Tech in the Library Leads to Digital Citizenship
What comes to mind when you think of a school library? It might be musty rows of books, or card catalogs, or being shushed for talking too loud. At Edwards Elementary School in Ames, Iowa, though, the library means 3D printers, computer coding, and even robots. The tech specialists in Ames know that innovation in the classroom (while important) is just one piece of the puzzle –the library has a big part to play in preparing students for the future.
For twenty years, tech teacher and librarian Teresa Green and media technologist Beverly Crumpton have worked to create a tech-friendly environment at Ames’s Edwards Elementary School. They’re hard at work keeping up with the fast pace of digital development, says Green, “showing [students] different tools, how to use it and the appropriate way to use it.” From showing kindergarteners the basics of computer navigation to practicing the ins and outs of Google apps, they’re the computer gurus for every class in the school, and they work with teachers to integrate tech into the classroom as well.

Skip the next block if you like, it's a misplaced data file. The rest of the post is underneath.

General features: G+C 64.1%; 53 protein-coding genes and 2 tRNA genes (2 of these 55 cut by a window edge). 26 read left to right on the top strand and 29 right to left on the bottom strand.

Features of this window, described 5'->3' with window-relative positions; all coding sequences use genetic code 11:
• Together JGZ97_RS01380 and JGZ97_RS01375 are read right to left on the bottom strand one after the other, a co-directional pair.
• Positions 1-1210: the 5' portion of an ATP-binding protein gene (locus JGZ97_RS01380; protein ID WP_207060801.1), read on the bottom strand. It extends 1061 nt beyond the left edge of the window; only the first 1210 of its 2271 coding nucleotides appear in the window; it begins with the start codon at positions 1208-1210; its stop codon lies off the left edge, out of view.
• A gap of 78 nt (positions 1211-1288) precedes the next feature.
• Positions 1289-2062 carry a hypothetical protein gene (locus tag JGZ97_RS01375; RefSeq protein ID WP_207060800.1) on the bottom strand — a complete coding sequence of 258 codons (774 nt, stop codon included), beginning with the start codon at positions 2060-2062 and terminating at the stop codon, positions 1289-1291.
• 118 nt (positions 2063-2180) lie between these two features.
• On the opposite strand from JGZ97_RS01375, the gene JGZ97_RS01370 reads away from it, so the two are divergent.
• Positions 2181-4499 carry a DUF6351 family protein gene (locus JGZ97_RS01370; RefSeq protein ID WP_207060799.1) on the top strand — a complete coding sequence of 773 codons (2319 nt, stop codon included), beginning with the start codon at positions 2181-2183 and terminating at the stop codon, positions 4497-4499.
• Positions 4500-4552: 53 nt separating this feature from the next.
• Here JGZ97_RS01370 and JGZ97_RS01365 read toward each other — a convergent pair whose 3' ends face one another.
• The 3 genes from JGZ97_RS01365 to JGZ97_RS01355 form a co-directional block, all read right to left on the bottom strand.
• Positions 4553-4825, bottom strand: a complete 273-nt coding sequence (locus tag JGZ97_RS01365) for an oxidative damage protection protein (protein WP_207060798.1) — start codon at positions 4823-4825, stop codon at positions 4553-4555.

Right from the get-go, Green and Crumpton make sure their students know what it means to be good digital citizens. According to Green, “[The students] are very in tune with it, that you be respectful online and that there are ramifications if you are not.” Safety and responsibility are key as students learn to navigate the wide world of online learning.
Of course as librarians, Green and Crumpton focus on helping students find information and use it well. But they’re also taking the library into the 21st century, which means plenty of new challenges and opportunities. As Green puts it, “We are becoming a place for kids to collaborate and actually become self-directed in their learning.” Thanks to the leadership of its librarians, Edwards Elementary is showing how powerful technology can be for the whole school community – even beyond the classroom.